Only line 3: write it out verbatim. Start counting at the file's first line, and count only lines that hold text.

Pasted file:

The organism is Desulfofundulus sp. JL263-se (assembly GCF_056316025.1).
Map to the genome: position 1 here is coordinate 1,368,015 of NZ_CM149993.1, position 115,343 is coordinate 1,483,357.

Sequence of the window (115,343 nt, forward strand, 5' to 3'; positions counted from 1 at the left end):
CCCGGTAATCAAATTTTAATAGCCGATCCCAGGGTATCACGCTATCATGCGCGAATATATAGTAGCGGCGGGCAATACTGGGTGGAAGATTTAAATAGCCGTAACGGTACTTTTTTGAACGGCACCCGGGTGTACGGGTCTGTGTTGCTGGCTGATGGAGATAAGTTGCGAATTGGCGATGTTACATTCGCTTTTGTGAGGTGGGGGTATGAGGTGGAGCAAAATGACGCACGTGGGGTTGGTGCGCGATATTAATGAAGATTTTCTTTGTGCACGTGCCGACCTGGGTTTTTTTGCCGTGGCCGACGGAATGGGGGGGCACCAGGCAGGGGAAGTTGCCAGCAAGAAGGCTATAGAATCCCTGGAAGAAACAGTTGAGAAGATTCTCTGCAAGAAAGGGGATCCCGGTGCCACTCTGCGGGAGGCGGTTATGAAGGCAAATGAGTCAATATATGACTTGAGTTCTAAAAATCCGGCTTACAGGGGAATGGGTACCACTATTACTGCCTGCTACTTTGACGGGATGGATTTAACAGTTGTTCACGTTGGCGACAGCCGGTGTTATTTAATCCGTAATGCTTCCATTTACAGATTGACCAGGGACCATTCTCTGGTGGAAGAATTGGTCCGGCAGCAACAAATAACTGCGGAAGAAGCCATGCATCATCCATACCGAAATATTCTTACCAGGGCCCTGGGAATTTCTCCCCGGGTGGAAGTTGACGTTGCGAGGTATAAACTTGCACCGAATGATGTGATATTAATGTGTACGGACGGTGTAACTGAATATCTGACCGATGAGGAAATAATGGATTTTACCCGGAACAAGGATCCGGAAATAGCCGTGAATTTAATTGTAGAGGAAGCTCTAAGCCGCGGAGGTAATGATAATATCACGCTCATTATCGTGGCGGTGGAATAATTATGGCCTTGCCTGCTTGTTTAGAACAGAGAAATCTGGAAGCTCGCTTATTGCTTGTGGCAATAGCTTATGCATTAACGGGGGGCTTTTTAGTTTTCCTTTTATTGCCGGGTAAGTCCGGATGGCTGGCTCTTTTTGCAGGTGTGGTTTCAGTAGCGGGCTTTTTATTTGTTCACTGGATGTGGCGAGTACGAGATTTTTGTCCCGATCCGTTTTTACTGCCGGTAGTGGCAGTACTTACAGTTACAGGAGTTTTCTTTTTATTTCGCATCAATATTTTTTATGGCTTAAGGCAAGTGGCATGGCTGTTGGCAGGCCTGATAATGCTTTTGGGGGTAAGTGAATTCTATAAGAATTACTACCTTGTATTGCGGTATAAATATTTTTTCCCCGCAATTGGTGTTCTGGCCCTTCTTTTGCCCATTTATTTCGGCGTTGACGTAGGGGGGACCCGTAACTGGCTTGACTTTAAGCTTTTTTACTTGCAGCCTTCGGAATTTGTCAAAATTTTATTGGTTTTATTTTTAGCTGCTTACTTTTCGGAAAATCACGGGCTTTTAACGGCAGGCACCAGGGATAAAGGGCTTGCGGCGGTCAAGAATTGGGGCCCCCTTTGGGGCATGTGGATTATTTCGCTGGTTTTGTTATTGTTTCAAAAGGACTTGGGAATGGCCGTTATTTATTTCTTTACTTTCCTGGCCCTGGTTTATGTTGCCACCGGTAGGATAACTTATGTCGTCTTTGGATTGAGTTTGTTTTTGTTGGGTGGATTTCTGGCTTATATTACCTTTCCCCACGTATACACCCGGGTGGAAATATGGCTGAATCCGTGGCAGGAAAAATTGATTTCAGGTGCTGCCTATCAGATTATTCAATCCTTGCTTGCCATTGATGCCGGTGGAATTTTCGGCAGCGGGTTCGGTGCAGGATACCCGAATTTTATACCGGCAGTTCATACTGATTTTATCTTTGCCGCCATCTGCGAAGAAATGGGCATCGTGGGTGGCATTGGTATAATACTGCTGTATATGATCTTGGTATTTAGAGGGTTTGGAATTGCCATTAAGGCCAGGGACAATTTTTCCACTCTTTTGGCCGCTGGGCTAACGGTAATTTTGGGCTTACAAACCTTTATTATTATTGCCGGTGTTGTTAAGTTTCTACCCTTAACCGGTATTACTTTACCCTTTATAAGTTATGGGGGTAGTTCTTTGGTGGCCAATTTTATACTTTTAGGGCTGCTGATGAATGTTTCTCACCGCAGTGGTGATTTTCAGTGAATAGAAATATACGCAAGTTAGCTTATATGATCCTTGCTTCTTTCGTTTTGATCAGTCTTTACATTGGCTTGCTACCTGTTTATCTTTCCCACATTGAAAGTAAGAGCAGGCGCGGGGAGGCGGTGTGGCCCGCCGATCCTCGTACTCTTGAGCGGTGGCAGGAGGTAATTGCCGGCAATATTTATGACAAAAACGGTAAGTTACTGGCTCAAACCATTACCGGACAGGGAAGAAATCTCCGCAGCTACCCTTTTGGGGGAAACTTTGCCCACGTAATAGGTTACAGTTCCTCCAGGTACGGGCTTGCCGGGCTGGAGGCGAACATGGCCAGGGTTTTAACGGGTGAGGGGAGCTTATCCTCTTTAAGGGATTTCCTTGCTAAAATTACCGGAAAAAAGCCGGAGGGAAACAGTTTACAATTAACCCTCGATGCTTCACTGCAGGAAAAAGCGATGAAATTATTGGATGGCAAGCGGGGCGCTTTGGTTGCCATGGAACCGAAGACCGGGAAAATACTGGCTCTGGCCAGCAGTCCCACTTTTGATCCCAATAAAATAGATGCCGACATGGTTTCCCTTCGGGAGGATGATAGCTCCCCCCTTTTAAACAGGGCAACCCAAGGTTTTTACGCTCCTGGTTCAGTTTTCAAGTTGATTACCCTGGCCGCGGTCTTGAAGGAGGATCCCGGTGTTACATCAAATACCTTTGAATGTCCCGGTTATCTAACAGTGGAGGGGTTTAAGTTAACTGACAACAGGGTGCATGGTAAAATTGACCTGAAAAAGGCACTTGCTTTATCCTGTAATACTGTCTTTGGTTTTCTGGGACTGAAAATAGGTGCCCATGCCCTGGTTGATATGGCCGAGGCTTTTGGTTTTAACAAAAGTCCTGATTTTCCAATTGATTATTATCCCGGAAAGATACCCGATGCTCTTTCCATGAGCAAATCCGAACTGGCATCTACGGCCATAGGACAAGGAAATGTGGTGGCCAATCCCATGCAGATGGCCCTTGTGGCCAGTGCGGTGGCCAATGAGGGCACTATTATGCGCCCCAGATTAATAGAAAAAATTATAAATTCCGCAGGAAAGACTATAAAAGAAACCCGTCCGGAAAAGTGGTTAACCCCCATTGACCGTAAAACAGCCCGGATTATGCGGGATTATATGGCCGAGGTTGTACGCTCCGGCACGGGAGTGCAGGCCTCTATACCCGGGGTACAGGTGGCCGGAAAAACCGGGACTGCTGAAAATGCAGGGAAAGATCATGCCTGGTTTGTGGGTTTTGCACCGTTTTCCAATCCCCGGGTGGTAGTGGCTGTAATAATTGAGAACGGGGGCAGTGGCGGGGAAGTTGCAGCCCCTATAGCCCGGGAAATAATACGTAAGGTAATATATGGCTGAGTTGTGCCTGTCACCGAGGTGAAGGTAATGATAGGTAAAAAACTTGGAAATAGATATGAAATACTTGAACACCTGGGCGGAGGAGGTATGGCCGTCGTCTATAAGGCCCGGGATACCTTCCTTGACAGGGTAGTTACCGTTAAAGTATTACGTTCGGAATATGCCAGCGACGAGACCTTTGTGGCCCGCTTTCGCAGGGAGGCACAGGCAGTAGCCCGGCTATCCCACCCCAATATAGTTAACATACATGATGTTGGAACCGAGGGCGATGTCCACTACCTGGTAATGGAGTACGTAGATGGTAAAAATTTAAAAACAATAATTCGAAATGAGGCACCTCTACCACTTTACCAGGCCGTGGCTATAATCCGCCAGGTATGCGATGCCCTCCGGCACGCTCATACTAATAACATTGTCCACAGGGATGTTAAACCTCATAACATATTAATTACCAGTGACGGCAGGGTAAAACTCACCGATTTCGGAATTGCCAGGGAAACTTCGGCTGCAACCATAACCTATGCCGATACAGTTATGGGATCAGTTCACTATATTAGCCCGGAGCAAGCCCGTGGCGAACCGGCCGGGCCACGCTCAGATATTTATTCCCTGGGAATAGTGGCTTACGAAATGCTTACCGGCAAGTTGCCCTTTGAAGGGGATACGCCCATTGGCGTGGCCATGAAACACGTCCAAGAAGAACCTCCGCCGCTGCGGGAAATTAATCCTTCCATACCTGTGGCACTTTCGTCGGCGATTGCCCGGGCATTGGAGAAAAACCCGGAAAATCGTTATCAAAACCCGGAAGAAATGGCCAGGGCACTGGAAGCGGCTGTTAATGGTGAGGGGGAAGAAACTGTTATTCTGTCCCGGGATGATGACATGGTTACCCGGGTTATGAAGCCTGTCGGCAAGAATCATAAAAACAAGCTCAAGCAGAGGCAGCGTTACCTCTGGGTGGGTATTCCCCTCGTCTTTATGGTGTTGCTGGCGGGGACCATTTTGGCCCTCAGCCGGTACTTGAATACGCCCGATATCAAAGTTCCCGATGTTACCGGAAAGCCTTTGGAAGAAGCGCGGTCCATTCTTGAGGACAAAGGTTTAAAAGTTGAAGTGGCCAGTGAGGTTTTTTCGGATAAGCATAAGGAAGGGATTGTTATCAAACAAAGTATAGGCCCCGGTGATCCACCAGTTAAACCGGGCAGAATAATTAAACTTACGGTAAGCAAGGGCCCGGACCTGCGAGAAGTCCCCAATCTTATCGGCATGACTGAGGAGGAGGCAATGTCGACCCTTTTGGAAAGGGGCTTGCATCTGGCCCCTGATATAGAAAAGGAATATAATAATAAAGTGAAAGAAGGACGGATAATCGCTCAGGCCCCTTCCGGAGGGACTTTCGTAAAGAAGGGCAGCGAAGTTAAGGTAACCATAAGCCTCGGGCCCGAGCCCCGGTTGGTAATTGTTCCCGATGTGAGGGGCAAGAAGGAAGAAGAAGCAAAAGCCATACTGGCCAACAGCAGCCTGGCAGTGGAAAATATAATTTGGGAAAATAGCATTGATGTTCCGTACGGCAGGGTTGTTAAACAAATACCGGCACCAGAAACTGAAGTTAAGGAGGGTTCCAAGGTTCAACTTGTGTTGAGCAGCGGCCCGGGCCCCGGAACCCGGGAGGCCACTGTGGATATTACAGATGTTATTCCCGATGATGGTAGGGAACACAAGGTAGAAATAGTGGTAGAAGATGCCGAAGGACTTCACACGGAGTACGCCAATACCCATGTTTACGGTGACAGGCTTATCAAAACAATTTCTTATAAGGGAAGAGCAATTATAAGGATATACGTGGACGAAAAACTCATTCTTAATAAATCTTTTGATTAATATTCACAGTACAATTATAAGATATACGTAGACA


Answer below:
Sequence of the window (115,343 nt, forward strand, 5' to 3'; positions counted from 1 at the left end):